It’s the latter two aspects that really got my pseudo-journalistic juices flowing, and they’re the focus of a feature I penned about the trip (titled The Mother Vine: Livermore Reconsidered) that’s now available over at Palate Press. Both words and pics are by me, so you can come back here and flame me if you hate either. Lots of vino was tasted that didn’t make it into the final article, much of which I’ll be trickling out in the form of mini-reviews in the coming weeks.

So… this is the part where you go on over there and read it.

Mama Don’t Take No Mess (Livermore Valley, Reconsidered at Palate Press)

Unless you don’t like irony, history (and this one is about as deep into the history of California winemaking as one can get, as the area is home to the mother vine clones of Chardonnay and Cabernet Sauvignon that now dominate the state’s plantings), or exciting developments in U.S. wine… in which case, I’m not sure that I can help you… hell, I’m not sure that anyone can help you… have you sought out the assistance of a professional for that condition? Because, seriously, I am starting to worry about you. Just sayin’…

Cheers!

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They Can Be Heroes (Ben Rye Retrospective At Palate Press)

They Can Be Heroes (Ben Rye Retrospective At Palate Press)

image: Palate Press

Continuing the coverage from my Sicily jaunt earlier this year, if you head on over to Palate Press you can now view my take on a bit of a vinous historic first (“Heroic Viticulture on the island of Pantelleria”).

While in Sicily, I was lucky enough to have a chance to visit both the wind-swept isle of Pantelleria (or, as I will now refer to it, “The Wind-Swept Isle of Pantalleria,” properly capitalized, since that seems to be the most common way it’s referenced across all of wine media, and it sounds kick-ass), and to meet at length with the Rallo clan, the family who head up iconic Sicilian producer Donnafugata (or, “Iconic Sicilian Producer Donnafugata”).

For their sense of hospitality, I would call the Rallos impeccable hosts, but they get the fully capitalized “Impeccable Hosts” title for inviting me to the first ever retrospective tasting of every available vintage of Ben Ryé, their celebrated Passito di Pantelleria dessert wine (“Celebrated Pa…” ok, you’re right, enough already)….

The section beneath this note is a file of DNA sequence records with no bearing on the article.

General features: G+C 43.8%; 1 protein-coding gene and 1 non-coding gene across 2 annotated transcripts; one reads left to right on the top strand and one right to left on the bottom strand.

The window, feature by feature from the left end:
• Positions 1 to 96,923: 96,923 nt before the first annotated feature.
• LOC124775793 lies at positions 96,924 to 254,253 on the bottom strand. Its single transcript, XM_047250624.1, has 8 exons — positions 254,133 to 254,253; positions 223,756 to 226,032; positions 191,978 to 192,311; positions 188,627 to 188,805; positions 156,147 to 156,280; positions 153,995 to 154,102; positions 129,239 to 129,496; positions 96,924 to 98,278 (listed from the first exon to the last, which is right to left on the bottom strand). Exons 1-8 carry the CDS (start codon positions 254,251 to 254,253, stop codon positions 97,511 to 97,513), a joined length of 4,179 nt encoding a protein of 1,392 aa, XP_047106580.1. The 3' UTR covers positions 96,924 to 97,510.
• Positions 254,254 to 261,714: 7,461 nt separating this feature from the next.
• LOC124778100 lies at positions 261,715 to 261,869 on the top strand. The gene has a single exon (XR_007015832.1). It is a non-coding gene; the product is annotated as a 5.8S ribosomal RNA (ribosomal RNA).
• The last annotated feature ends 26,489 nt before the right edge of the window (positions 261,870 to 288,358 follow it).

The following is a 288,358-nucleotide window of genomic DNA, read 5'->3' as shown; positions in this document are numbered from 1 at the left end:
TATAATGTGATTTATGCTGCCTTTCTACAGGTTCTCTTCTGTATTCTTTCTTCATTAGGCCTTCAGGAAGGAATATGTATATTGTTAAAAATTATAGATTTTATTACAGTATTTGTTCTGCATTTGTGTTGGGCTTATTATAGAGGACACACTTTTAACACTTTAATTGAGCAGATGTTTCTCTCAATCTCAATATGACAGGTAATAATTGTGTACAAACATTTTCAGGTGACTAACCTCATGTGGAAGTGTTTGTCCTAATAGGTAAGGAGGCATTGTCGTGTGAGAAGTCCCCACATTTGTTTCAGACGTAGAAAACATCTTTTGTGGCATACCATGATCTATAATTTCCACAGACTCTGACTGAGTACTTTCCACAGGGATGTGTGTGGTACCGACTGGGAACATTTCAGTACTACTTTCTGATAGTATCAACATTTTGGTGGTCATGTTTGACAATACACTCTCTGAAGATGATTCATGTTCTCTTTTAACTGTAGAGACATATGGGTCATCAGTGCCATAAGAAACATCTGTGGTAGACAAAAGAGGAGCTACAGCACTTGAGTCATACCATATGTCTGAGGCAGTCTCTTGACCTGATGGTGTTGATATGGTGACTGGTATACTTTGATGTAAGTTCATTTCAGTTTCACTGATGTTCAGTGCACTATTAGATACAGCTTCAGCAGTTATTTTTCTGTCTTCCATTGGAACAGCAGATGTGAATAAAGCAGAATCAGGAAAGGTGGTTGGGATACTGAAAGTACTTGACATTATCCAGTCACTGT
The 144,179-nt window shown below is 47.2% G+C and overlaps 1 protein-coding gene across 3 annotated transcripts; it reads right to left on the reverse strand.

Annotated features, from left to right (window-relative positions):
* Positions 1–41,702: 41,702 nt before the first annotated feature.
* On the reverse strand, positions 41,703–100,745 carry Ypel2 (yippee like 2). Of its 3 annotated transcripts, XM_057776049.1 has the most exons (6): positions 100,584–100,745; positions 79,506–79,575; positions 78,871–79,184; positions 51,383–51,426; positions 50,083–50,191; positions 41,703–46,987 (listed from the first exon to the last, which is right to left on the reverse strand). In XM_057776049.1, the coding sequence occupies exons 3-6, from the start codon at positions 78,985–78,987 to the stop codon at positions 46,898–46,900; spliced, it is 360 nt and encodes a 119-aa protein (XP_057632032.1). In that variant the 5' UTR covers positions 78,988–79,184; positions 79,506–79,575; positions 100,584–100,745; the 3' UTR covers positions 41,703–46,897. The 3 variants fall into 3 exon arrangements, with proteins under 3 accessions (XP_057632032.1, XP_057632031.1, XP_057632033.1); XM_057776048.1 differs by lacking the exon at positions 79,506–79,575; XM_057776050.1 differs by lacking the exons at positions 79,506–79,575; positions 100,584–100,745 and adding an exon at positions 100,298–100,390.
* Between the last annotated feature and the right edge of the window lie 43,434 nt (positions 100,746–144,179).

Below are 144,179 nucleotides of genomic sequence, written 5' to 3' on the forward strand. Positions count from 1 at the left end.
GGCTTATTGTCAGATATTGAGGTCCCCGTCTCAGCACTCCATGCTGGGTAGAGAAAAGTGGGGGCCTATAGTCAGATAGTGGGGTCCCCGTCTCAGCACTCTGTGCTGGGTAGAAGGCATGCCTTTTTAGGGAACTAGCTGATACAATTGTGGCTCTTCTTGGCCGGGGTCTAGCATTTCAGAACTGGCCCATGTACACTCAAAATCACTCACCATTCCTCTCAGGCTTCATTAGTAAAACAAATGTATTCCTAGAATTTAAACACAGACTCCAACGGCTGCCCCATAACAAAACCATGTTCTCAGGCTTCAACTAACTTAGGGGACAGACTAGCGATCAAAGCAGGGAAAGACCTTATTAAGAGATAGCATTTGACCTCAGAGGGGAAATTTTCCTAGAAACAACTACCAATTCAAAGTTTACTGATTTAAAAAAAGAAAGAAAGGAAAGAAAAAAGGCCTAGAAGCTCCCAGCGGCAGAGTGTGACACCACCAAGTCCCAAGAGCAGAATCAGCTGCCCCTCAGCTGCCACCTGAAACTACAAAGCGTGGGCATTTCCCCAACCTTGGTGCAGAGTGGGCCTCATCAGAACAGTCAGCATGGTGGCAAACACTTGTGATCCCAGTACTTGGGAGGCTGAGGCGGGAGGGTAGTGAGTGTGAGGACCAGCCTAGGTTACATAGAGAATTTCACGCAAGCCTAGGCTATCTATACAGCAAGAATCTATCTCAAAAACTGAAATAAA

The Palate Press piece describes the challenges of Pantelleria viticulture, and offers my take on the highlights from that amazing tasting opportunity, so go ahead and check it out if you haven’t yet reached your raging jealousy quotient for the day. If it’s any consolation, I think that my teeth still hurt from that tasting (in a good way). If you were here with me, I’d offer you a glass, but for now you’ll have to settle for some images below that I took during the tasting in Marsala, and the visit to the Wind-Swept Isle.

They Can Be Heroes (Ben Rye Retrospective At Palate Press)

Ben Ryé retrospective

 

They Can Be Heroes (Ben Rye Retrospective At Palate Press)

Pantelleria farming

 

They Can Be Heroes (Ben Rye Retrospective At Palate Press)

Wind-swept Zibibbo on Pantelleria

They Can Be Heroes (Ben Rye Retrospective At Palate Press)

They Can Be Heroes (Ben Rye Retrospective At Palate Press)

Martian terraforming?

They Can Be Heroes (Ben Rye Retrospective At Palate Press)

Cheers!

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Copyright © 2015. Originally at They Can Be Heroes (Ben Rye Retrospective At Palate Press) from 1WineDude.com - for personal, non-commercial use only. Cheers!